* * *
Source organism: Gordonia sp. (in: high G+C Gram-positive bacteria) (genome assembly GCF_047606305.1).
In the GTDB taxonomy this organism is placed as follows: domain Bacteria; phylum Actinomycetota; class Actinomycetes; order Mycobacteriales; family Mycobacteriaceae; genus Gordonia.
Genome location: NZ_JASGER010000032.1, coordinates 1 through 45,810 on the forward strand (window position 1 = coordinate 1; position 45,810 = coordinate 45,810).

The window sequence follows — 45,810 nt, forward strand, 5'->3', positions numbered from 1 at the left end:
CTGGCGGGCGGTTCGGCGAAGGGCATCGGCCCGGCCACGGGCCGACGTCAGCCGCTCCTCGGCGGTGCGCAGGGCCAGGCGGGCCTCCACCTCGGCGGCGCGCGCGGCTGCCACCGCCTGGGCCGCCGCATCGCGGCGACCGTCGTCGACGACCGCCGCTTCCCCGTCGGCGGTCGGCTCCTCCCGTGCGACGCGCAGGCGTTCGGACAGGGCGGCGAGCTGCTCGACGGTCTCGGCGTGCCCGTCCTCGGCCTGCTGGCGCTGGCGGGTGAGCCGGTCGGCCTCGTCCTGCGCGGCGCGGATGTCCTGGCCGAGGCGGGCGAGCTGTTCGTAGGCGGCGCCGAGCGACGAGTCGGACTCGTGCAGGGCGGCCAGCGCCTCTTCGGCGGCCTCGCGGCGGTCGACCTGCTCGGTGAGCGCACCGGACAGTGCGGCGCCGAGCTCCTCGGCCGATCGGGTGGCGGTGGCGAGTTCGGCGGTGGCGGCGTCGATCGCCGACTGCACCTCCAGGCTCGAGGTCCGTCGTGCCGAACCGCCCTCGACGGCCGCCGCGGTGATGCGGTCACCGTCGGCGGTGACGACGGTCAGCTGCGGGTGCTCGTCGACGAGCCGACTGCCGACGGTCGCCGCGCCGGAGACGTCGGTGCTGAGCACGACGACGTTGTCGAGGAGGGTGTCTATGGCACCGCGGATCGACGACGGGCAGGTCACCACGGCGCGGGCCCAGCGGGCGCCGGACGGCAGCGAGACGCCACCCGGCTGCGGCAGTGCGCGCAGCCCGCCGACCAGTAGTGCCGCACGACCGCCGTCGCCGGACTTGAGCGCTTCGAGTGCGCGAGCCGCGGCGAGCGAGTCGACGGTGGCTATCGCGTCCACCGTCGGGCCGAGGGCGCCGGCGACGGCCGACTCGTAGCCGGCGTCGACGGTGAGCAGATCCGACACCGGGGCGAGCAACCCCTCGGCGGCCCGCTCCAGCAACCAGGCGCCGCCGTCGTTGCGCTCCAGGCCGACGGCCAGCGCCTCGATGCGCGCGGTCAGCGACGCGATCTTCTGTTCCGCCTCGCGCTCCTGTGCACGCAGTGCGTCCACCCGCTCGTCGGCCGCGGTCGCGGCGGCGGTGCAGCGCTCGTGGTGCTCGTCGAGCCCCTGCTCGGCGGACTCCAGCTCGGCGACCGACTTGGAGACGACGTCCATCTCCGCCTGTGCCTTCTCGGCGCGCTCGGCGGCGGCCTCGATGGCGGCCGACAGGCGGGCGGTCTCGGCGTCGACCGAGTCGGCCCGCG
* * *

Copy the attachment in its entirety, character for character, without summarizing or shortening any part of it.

Source organism: Gordonia sp. (in: high G+C Gram-positive bacteria) (genome assembly GCF_047606305.1).
In the GTDB taxonomy this organism is placed as follows: domain Bacteria; phylum Actinomycetota; class Actinomycetes; order Mycobacteriales; family Mycobacteriaceae; genus Gordonia.
Genome location: NZ_JASGER010000032.1, coordinates 1 through 45,810 on the forward strand (window position 1 = coordinate 1; position 45,810 = coordinate 45,810).

The window sequence follows — 45,810 nt, forward strand, 5'->3', positions numbered from 1 at the left end:
CTGGCGGGCGGTTCGGCGAAGGGCATCGGCCCGGCCACGGGCCGACGTCAGCCGCTCCTCGGCGGTGCGCAGGGCCAGGCGGGCCTCCACCTCGGCGGCGCGCGCGGCTGCCACCGCCTGGGCCGCCGCATCGCGGCGACCGTCGTCGACGACCGCCGCTTCCCCGTCGGCGGTCGGCTCCTCCCGTGCGACGCGCAGGCGTTCGGACAGGGCGGCGAGCTGCTCGACGGTCTCGGCGTGCCCGTCCTCGGCCTGCTGGCGCTGGCGGGTGAGCCGGTCGGCCTCGTCCTGCGCGGCGCGGATGTCCTGGCCGAGGCGGGCGAGCTGTTCGTAGGCGGCGCCGAGCGACGAGTCGGACTCGTGCAGGGCGGCCAGCGCCTCTTCGGCGGCCTCGCGGCGGTCGACCTGCTCGGTGAGCGCACCGGACAGTGCGGCGCCGAGCTCCTCGGCCGATCGGGTGGCGGTGGCGAGTTCGGCGGTGGCGGCGTCGATCGCCGACTGCACCTCCAGGCTCGAGGTCCGTCGTGCCGAACCGCCCTCGACGGCCGCCGCGGTGATGCGGTCACCGTCGGCGGTGACGACGGTCAGCTGCGGGTGCTCGTCGACGAGCCGACTGCCGACGGTCGCCGCGCCGGAGACGTCGGTGCTGAGCACGACGACGTTGTCGAGGAGGGTGTCTATGGCACCGCGGATCGACGACGGGCAGGTCACCACGGCGCGGGCCCAGCGGGCGCCGGACGGCAGCGAGACGCCACCCGGCTGCGGCAGTGCGCGCAGCCCGCCGACCAGTAGTGCCGCACGACCGCCGTCGCCGGACTTGAGCGCTTCGAGTGCGCGAGCCGCGGCGAGCGAGTCGACGGTGGCTATCGCGTCCACCGTCGGGCCGAGGGCGCCGGCGACGGCCGACTCGTAGCCGGCGTCGACGGTGAGCAGATCCGACACCGGGGCGAGCAACCCCTCGGCGGCCCGCTCCAGCAACCAGGCGCCGCCGTCGTTGCGCTCCAGGCCGACGGCCAGCGCCTCGATGCGCGCGGTCAGCGACGCGATCTTCTGTTCCGCCTCGCGCTCCTGTGCACGCAGTGCGTCCACCCGCTCGTCGGCCGCGGTCGCGGCGGCGGTGCAGCGCTCGTGGTGCTCGTCGAGCCCCTGCTCGGCGGACTCCAGCTCGGCGACCGACTTGGAGACGACGTCCATCTCCGCCTGTGCCTTCTCGGCGCGCTCGGCGGCGGCCTCGATGGCGGCCGACAGGCGGGCGGTCTCGGCGTCGACCGAGTCGGCCCGCG